Whether you call it stuffing or dressing, a holiday meal doesn't seem complete without it. Stuffing provides that special, comforting and memorable component to the meal. Not everyone agrees on the exact ingredients that go into the perfect stuffing. However, everyone does agree stuffing needs to be prepared safely so your holiday doesn't provide vivid stories of food poisoning.
The Basics of Stuffing Preparation
To prepare stuffing safely and help ensure only fond food memories result, proper planning is key. First, determine how much stuffing you need. When serving individual-sized portions, like boneless chicken breasts, pork chops or other entrees, plan for about ½ cup of prepared stuffing per serving. If stuffing whole poultry, plan for about ½ to 1 cup of prepared stuffing per pound of uncooked poultry.
Also, you'll need a food thermometer for determining when stuffing is safely cooked to a minimum internal temperature of 165°F. Use this temperature as a guide, whether you serve stuffing separately in a casserole dish or stuffed into poultry or meat. Bacteria can survive and thrive in stuffing that hasn't reached this temperature, increasing your risk of food poisoning. While it may be traditional to cook stuffing inside of poultry or meat, it can also take longer for it to reach the appropriate temperature. For maximum safety, consider cooking stuffing in a casserole.
Once your meal is planned and your ingredients and food thermometer are at the ready, deliciousness awaits. Follow these tips to help ensure you and your loved ones safely enjoy the succulence of stuffing.
- As soon as you've prepped the stuffing, cook it immediately. If you prefer to pre-prep stuffing in advance, freeze rather than refrigerate the uncooked mixture.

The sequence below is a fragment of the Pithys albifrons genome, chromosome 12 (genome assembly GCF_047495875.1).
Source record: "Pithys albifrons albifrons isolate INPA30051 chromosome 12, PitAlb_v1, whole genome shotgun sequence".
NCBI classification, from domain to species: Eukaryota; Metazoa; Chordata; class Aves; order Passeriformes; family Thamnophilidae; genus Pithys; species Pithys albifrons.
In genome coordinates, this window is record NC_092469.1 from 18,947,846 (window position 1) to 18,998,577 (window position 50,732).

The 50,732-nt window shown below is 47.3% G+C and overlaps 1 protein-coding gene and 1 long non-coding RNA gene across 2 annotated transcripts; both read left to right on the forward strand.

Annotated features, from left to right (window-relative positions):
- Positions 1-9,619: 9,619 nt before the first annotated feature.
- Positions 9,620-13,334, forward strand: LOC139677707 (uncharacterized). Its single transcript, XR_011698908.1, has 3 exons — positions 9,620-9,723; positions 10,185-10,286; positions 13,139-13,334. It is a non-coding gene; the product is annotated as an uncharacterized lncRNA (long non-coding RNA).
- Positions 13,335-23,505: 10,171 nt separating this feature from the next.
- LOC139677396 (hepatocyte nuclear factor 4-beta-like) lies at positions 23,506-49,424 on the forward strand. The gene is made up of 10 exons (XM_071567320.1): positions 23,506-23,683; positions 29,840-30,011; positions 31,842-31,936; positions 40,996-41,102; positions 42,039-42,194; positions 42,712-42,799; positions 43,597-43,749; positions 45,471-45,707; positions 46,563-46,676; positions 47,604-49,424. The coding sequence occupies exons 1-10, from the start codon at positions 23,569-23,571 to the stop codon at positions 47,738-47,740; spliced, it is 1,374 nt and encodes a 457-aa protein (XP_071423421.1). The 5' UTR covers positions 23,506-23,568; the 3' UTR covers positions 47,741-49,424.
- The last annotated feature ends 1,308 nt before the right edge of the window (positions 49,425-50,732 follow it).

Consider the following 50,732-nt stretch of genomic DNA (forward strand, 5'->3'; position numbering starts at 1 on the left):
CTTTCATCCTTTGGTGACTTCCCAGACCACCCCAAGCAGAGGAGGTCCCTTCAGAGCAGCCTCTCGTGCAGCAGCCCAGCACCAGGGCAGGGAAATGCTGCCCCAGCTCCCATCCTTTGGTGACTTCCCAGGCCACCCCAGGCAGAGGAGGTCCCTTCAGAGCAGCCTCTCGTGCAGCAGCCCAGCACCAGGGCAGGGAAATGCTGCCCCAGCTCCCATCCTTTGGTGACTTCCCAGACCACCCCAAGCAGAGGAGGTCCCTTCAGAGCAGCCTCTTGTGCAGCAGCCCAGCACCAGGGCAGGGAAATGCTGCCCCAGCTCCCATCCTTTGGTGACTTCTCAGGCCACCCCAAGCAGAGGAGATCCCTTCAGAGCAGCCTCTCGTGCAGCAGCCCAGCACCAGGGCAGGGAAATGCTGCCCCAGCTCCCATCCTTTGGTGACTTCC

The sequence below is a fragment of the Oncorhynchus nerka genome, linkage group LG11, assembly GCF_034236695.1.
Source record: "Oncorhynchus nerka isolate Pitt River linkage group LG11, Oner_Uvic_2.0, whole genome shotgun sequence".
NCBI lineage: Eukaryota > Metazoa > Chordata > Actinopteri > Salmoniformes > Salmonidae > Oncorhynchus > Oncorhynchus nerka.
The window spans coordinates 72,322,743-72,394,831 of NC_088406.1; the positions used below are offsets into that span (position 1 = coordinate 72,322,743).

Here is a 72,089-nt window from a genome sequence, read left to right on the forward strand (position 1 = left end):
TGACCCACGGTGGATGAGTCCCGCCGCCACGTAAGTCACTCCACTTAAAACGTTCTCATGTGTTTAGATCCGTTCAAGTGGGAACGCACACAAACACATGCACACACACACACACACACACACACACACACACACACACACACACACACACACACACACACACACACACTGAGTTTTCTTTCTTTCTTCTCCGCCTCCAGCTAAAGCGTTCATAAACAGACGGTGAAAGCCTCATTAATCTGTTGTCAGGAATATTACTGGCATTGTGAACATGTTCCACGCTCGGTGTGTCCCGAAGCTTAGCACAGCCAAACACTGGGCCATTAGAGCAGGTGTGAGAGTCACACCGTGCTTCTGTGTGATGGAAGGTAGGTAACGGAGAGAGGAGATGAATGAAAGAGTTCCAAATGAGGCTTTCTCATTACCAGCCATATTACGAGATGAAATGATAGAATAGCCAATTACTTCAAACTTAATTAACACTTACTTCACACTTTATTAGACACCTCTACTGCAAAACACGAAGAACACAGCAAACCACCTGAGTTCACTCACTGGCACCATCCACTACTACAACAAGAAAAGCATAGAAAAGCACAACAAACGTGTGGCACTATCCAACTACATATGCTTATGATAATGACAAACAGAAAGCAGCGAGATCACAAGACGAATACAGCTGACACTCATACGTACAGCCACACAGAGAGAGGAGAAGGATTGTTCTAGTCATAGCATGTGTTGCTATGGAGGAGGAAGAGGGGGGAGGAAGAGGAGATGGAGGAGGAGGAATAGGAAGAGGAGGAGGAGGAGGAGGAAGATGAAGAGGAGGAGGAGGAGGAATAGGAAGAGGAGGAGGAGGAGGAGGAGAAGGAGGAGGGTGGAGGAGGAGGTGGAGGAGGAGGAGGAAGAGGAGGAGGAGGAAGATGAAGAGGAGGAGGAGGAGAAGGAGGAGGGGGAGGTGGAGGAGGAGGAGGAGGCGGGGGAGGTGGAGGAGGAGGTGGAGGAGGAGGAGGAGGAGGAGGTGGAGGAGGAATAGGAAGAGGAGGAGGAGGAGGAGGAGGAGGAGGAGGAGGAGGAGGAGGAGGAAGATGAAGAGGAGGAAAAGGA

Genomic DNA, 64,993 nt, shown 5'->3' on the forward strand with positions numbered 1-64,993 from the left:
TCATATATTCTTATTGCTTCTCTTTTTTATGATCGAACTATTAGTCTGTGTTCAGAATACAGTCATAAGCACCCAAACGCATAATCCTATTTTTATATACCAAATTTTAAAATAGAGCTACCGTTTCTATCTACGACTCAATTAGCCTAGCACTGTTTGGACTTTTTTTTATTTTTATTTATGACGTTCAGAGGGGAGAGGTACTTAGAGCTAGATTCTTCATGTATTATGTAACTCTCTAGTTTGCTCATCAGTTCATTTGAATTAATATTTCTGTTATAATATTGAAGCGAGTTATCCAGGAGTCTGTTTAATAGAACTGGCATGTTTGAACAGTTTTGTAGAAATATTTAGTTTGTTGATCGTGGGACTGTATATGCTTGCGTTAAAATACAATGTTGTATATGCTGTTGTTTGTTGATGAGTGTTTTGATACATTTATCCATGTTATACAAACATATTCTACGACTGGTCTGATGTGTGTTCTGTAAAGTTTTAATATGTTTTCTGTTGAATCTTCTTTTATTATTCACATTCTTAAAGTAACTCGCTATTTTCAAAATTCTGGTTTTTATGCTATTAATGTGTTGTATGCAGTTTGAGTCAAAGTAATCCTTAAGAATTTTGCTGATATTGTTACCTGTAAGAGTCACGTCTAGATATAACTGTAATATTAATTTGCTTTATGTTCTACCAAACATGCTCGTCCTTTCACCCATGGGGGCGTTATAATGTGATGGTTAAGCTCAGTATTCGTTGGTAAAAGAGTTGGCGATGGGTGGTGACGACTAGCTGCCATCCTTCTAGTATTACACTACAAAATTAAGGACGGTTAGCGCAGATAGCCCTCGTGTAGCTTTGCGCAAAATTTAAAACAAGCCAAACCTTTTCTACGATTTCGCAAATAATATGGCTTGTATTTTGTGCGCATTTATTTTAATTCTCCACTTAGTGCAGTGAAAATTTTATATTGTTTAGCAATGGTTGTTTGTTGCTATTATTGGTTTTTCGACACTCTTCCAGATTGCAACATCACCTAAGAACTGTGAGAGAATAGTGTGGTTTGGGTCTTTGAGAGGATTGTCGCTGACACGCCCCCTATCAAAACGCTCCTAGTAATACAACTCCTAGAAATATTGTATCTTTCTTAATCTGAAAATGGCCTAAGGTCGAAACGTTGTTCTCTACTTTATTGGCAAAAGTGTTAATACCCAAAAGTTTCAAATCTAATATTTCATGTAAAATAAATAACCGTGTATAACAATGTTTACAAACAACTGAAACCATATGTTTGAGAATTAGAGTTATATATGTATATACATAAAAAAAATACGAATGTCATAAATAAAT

- When stuffing the large cavity of fresh or thawed whole poultry, use a moist stuffing mixture rather than a dry one. Spoon it loosely into the cavity to allow for proper cooking. Although it may be tempting, avoid over stuffing the bird.
- For stuffing recipes that include poultry, shellfish or meat, cook these raw ingredients before adding them into the stuffing.
- After the inner part of the stuffed poultry thigh and the center of the stuffing have reached 165°F, let the cooked poultry stand for 20 minutes to complete the cooking process; then remove the stuffing and carve the poultry.
- Refrigerate any leftover foods that are perishable within two hours.
- If you have leftover stuffing cooked within the poultry cavity, store the stuffing in a separate, sealed container. You don’t need to remove the stuffing from smaller cuts of meat, like pork chops or single portion cuts of meat. Stuffing may be refrigerated for up to three or four days, or frozen for longer storage. This same timing applies to stuffing that is cooked separately, too.
- Be sure to reheat any leftover stuffing and use a food thermometer to make sure it reaches 165°F once again before eating it.
Jackie Newgent, RDN, CDN, is a Brooklyn-based culinary nutritionist, writer and media personality
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